Día de los Muertos honors the dead

Maddie Wright

Calaveras for Dia de los Muertos – Hildago Market, Tijuana, Mexico | Wikipedia Commons

Día de los Muertos is not the Mexican version of Halloween. 

Día de los Muertos, which translates to Day of the Dead, is a Mexican holiday lasting from Oct. 31 to Nov. 2. The purpose of the holiday is to remember and honor loved ones who have passed, but it is often misunderstood in popular American culture. 

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“We all just come together,” said Yailynn Almanza, a freshman studying business administration. “It’s not a mourning period at all. It’s more like a celebration.”

According to Daniela Castillo, a journalism and media communication professor at Colorado State University who wrote her masters statement about Día de los Muertos, the holiday is at risk because many culture celebrate holidays with some sort of connection to the dead during this time of year. 

“The one thing that might be able to kill Day of the Dead is Halloween,” Castillo said. “And by Halloween, I mean the cultural invasion from the United States.”

Castillo said Halloween may be to blame for the declining practice of Día de los Muertos.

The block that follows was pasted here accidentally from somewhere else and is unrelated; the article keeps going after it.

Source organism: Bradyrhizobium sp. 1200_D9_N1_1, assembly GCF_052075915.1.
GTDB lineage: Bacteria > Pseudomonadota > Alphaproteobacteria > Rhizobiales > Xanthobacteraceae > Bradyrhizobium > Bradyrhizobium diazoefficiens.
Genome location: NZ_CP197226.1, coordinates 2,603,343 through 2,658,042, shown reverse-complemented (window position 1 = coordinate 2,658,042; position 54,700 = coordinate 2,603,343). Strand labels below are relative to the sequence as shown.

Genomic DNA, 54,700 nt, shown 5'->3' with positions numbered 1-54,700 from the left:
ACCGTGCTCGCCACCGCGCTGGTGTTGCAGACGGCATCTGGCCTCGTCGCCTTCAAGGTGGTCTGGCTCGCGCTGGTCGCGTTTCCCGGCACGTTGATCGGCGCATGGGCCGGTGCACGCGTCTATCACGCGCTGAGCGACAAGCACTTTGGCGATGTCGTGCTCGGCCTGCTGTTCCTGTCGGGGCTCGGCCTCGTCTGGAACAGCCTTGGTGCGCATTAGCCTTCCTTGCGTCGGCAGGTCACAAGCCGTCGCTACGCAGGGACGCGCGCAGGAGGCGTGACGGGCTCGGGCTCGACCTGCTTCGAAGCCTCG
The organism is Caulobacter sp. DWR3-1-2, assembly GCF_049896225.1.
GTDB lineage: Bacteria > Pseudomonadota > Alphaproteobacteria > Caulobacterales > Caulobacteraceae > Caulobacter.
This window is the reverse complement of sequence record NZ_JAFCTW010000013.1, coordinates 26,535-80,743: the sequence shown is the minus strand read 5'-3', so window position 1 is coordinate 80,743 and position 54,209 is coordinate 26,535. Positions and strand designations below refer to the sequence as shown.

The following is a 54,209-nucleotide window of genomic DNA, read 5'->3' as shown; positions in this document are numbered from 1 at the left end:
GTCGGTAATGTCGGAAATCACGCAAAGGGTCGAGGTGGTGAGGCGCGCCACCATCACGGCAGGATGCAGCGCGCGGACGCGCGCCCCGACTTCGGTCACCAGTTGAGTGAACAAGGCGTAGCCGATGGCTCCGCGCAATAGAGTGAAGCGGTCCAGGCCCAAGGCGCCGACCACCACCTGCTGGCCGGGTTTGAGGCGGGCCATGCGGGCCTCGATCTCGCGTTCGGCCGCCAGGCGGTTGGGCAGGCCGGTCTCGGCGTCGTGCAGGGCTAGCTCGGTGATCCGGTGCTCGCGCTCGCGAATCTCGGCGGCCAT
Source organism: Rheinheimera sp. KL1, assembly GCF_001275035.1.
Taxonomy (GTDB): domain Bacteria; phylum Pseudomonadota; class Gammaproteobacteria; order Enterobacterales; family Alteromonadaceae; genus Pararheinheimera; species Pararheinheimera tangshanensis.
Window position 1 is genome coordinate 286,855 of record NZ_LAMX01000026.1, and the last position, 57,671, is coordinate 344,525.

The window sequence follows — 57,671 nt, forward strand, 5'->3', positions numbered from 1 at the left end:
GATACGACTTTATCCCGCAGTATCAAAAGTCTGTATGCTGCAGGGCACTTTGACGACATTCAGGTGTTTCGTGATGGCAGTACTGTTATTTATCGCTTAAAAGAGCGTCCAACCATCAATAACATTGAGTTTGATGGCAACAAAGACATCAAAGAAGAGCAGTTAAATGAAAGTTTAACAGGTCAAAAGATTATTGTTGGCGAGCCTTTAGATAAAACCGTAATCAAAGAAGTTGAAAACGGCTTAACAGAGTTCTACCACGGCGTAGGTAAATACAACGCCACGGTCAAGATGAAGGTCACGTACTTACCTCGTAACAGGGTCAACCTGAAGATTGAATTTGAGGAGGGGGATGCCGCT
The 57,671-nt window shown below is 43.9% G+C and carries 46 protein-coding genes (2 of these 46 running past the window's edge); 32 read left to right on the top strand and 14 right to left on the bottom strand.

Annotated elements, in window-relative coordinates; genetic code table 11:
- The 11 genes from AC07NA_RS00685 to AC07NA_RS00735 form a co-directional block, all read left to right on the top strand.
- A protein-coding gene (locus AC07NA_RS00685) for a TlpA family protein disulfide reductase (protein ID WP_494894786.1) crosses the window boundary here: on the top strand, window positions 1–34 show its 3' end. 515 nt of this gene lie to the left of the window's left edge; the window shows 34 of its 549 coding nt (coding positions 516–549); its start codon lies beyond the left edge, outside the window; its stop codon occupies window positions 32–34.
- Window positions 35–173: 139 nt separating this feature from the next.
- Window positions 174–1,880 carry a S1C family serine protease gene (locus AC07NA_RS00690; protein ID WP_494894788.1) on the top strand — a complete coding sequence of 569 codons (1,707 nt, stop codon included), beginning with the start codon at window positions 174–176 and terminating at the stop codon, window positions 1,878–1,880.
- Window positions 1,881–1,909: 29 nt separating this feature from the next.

“Small towns still honor it, but a lot of families are not doing altars anymore,” Castillo said. 

Creating an altar is one of the most common ways to celebrate Día de los Muertos. 

“Every single thing in the altar has it’s own significance,” Castillo said. “So for example, the incense helps them guide the way. The marigold flowers have a very specific type of fragrance that helps attract these spirits. People also make trails of the marigold flowers to help them come to the altar.”

Almanza said the altar is the most important part of the holiday. 

“The most important part, it’s called the ‘ofrenda,’ but it’s like an altar that you make for your loved ones,” Almanza said. “Basically, the significance is that it’s the one day where your loved ones can come down and talk with you in a very nice way, not in like a supernatural way.”

Castillo said another important part of the altar is the tissue paper cutouts called papel picados. 

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“When it russells in the wind, it’s supposed to mean that the spirits are present and like you can hear it or whatever,” Castillo said. “It’s part of the folk art we have in Mexico and actually the Aztecs used to do something very similar decorate with, it wasn’t exactly with paper as we know it but they could do it with fabric and colorful fabrics.”

For those who do celebrate Día de los Muertos, El Centro, CSU’s hispanic cultural center, is hosting events on Nov. 1 and 2.

Claudia Perez, a sophomore majoring in communication studies who coordinated El Centro’s Día de los Muertos event this year, said it is a time to remember ancestors in a positive way. 

“We don’t really fear the dead,” Perez said. “It is a way to honor, and it’s looking at death in a positive light.”

El Centro’s Día de los Muertos events:

Day of the Dishes- Clark A Room 202 from 7 p.m. to 9 p.m.

Dia De Los Muertos- El Centro in the LSC from 11 a.m. to 1 p.m.
 
Collegian reporter Maddie Wright can be reached at entertainment@collegian.com or on Twitter @maddierwright.